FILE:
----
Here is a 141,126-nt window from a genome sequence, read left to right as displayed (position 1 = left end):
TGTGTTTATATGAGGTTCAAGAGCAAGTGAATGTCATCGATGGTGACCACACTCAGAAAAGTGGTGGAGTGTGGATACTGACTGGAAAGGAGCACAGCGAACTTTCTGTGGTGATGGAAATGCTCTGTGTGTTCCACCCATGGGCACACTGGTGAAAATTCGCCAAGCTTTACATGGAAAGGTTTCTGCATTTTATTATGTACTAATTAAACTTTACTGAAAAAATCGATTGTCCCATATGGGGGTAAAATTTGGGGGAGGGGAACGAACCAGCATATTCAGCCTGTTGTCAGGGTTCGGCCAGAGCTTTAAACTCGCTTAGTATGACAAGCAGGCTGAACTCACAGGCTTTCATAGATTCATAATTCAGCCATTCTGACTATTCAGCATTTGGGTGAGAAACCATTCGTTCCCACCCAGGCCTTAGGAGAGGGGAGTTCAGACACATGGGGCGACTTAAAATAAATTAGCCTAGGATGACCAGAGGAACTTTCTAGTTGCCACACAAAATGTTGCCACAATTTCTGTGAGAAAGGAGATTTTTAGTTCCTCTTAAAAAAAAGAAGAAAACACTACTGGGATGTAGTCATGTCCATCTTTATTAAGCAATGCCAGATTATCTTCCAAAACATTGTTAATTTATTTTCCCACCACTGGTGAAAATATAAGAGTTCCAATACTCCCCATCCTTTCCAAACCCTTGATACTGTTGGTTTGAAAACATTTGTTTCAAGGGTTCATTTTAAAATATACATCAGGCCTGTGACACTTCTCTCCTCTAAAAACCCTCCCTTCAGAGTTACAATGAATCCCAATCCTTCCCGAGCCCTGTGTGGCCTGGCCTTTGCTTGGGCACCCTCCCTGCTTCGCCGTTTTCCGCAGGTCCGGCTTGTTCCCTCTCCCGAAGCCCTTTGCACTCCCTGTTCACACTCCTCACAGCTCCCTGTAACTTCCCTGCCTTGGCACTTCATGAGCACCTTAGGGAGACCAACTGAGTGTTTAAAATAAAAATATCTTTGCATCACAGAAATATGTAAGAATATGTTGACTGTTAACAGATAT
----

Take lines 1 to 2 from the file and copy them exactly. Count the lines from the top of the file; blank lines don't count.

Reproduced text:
Here is a 141,126-nt window from a genome sequence, read left to right as displayed (position 1 = left end):
TGTGTTTATATGAGGTTCAAGAGCAAGTGAATGTCATCGATGGTGACCACACTCAGAAAAGTGGTGGAGTGTGGATACTGACTGGAAAGGAGCACAGCGAACTTTCTGTGGTGATGGAAATGCTCTGTGTGTTCCACCCATGGGCACACTGGTGAAAATTCGCCAAGCTTTACATGGAAAGGTTTCTGCATTTTATTATGTACTAATTAAACTTTACTGAAAAAATCGATTGTCCCATATGGGGGTAAAATTTGGGGGAGGGGAACGAACCAGCATATTCAGCCTGTTGTCAGGGTTCGGCCAGAGCTTTAAACTCGCTTAGTATGACAAGCAGGCTGAACTCACAGGCTTTCATAGATTCATAATTCAGCCATTCTGACTATTCAGCATTTGGGTGAGAAACCATTCGTTCCCACCCAGGCCTTAGGAGAGGGGAGTTCAGACACATGGGGCGACTTAAAATAAATTAGCCTAGGATGACCAGAGGAACTTTCTAGTTGCCACACAAAATGTTGCCACAATTTCTGTGAGAAAGGAGATTTTTAGTTCCTCTTAAAAAAAAGAAGAAAACACTACTGGGATGTAGTCATGTCCATCTTTATTAAGCAATGCCAGATTATCTTCCAAAACATTGTTAATTTATTTTCCCACCACTGGTGAAAATATAAGAGTTCCAATACTCCCCATCCTTTCCAAACCCTTGATACTGTTGGTTTGAAAACATTTGTTTCAAGGGTTCATTTTAAAATATACATCAGGCCTGTGACACTTCTCTCCTCTAAAAACCCTCCCTTCAGAGTTACAATGAATCCCAATCCTTCCCGAGCCCTGTGTGGCCTGGCCTTTGCTTGGGCACCCTCCCTGCTTCGCCGTTTTCCGCAGGTCCGGCTTGTTCCCTCTCCCGAAGCCCTTTGCACTCCCTGTTCACACTCCTCACAGCTCCCTGTAACTTCCCTGCCTTGGCACTTCATGAGCACCTTAGGGAGACCAACTGAGTGTTTAAAATAAAAATATCTTTGCATCACAGAAATATGTAAGAATATGTTGACTGTTAACAGATAT